Three chiefs feature prominently in the creation of the Surui Forest Carbon Project.
Itabira Surui is the oldest of the three. A member of the Kaban clan, he was an early proponent of limited logging, but would eventually turn against the practice as he saw its environmental toll.
Henrique Surui, a member of the Gameb clan, is younger than Itabira and made a name for himself as a tough negotiator willing to use force against logging interests that tried to exploit the Paiter. At one point, Henrique and Itabira succeeded in persuading logging operations to conduct business through Metareilá, an organization formed to represent the Paiter’s interests outside the territory, instead of directly with individual chiefs. This ensured fairer prices while sharing income.
Finally, Almir Surui, also of the Gameb, opposed logging from an early age, and in 1988 he became the first member of his people to attend university. In the early 1990s, he began representing the Paiter in an indigenous federation called CUNPIR (Coordination of Nations of Indigenous Peoples of Rondônia, Southern Amazonas and North Mato Grosso (Coordenação das Nações de Povos Indígenas de Rondônia, Sul do Amazonas e Norte do Mato Grosso). He would eventually become the proponent of the forest carbon project.
CUNPIR was backed by a Catholic organization called the Indigenist Missionary Council (CIMI), which had earlier played a key role in helping indigenous people earn demarcation for their lands. By the time Almir joined CUNPIR, however, CIMI had formally adopted a policy of opposing indigenous engagement with the larger market economy, and it often worked through indigenous organizations like CUNPIR to execute this policy. As Almir became increasingly engaged with Planafloro and the World Bank, he found himself frequently at odds with CIMI.
By 2005, more than 10 percent of the Paiter’s territory had been logged, and several clan chiefs began exploring the potential for other extractive activities – primarily the mining of diamonds and gold. At the time, Paiter leadership concluded that both logging and mining were economically unviable and environmentally destructive.
Almir, meanwhile, had learned about “Life Plans” that were being developed by other indigenous peoples across the Amazon. Life Plans are as diverse and varied as the people of the Amazon themselves, but they almost all focus on ways of developing a sustainable indigenous economy by reviving dead and dying traditions. Many of these traditions are related to agricultural practices that evolved over thousands of years and have proven to be more resilient (but less efficient) than modern agricultural methods that was introduced into the Amazon in the last century.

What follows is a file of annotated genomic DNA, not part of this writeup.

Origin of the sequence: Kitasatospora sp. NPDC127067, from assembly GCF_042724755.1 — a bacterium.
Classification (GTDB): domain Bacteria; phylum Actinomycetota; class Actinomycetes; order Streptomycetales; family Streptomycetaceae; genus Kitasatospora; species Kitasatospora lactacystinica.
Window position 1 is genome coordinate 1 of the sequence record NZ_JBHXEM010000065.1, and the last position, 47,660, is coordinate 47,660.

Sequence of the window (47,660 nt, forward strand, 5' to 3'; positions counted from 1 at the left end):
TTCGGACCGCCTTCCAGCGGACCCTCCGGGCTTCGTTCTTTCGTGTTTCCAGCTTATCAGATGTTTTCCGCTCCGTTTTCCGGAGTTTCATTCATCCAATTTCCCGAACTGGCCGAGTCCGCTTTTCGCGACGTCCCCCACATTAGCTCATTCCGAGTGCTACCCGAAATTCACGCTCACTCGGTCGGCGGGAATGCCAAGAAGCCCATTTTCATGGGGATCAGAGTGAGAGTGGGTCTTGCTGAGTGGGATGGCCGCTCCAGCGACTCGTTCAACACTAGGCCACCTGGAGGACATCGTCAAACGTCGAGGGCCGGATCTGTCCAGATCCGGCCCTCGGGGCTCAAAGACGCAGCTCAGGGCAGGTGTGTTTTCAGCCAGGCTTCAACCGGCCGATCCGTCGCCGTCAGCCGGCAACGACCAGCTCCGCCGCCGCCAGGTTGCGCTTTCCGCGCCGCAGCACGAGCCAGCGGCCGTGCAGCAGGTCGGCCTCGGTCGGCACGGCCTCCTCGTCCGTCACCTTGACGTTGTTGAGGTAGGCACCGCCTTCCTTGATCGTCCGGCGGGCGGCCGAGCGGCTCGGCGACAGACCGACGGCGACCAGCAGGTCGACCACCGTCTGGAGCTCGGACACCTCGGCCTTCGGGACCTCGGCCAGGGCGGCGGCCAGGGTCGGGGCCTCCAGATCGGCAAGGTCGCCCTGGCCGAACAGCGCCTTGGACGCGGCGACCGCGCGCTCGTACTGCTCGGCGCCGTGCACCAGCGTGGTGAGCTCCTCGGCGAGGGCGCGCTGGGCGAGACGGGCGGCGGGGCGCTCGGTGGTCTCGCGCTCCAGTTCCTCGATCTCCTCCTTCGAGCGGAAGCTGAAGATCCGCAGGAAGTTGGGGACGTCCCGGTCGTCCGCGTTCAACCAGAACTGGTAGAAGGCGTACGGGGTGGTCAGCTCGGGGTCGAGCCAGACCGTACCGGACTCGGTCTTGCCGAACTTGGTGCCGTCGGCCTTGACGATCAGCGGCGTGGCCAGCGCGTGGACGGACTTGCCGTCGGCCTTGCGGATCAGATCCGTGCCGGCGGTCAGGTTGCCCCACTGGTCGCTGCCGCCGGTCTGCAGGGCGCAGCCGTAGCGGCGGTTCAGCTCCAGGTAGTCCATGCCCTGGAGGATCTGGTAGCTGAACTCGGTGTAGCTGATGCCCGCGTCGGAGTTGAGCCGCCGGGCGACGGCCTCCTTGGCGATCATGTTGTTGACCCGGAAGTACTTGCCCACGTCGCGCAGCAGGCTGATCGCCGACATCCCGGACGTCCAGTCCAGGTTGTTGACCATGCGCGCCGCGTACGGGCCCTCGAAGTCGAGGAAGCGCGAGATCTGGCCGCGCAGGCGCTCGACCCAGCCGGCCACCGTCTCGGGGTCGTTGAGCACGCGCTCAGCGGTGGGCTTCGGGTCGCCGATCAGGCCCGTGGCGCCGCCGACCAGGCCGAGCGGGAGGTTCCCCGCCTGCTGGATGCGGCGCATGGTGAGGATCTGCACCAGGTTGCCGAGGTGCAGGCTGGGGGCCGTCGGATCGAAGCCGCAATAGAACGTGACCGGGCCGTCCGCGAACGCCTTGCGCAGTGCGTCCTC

Working with two NGOs, the Amazon Conservation Team (Equipe de Conservação da Amazonia, or ECAM) and the Association of Ethnic and Environmental Defense (Kanindé), Almir created an ambitious plan for developing a Paiter Life Plan that incorporated the Forum of the Clans (and, later, the Surui Parliament). ECAM (Called ACT Brazil at the time) secured a $250,000 grant from the Annenberg Foundation to begin the work of mapping resources, traditional hunting grounds, and areas of cultural significance across the territory. These were essential first steps in developing a bottom-up Life Plan.
The Paiter Surui’s territory, the Sete de Setembro. Within the territory, forests are largely intact, compared to the surrounding lands.
The Annenberg grant would provide income to Paiter members who participated in the mapmaking process, and Almir saw it as an opportunity to wean the community off of logging as a source of income. He presented the idea to the Forum of the Clans in late 2004, and 14 out of 18 chiefs endorsed a moratorium on logging that would last throughout the mapping process. Logging quickly ground to a halt, prompting some of the loggers to pool their resources and put a bounty on Almir’s head.
Such threats were not taken lightly. Loggers had earlier assassinated a high-profile Paiter chief named Jamne, and Apoena Meireles had been murdered in 2004. The indigenous rights campaigner Dorothy Stang, who was a Catholic nun, was murdered by ranchers in February 2005.
In order to secure funding for further development of the Life Plan, and to keep Almir out of harm’s way, ECAM began sending him on fundraising journeys abroad.
While in San Francisco for one of these fundraising trips, Almir approached Beto Borges of Forest Trends Association, initially with the goal of securing a grant. Borges instead suggested using carbon finance to secure long-term funding for reforestation, with proceeds used to subsidize other sustainable land-management practices, such as fish farming and the harvesting of non-timber forest products.
Consultants brought on board suggested that the threats to existing forest were so clear and present that the Paiter could possibly generate “avoided deforestation” (the term in vogue before “REDD+”) offsets. But there was a catch: avoided deforestation was not recognized under the CDM, so the Paiter would have to pilot untested methodologies in the voluntary carbon market.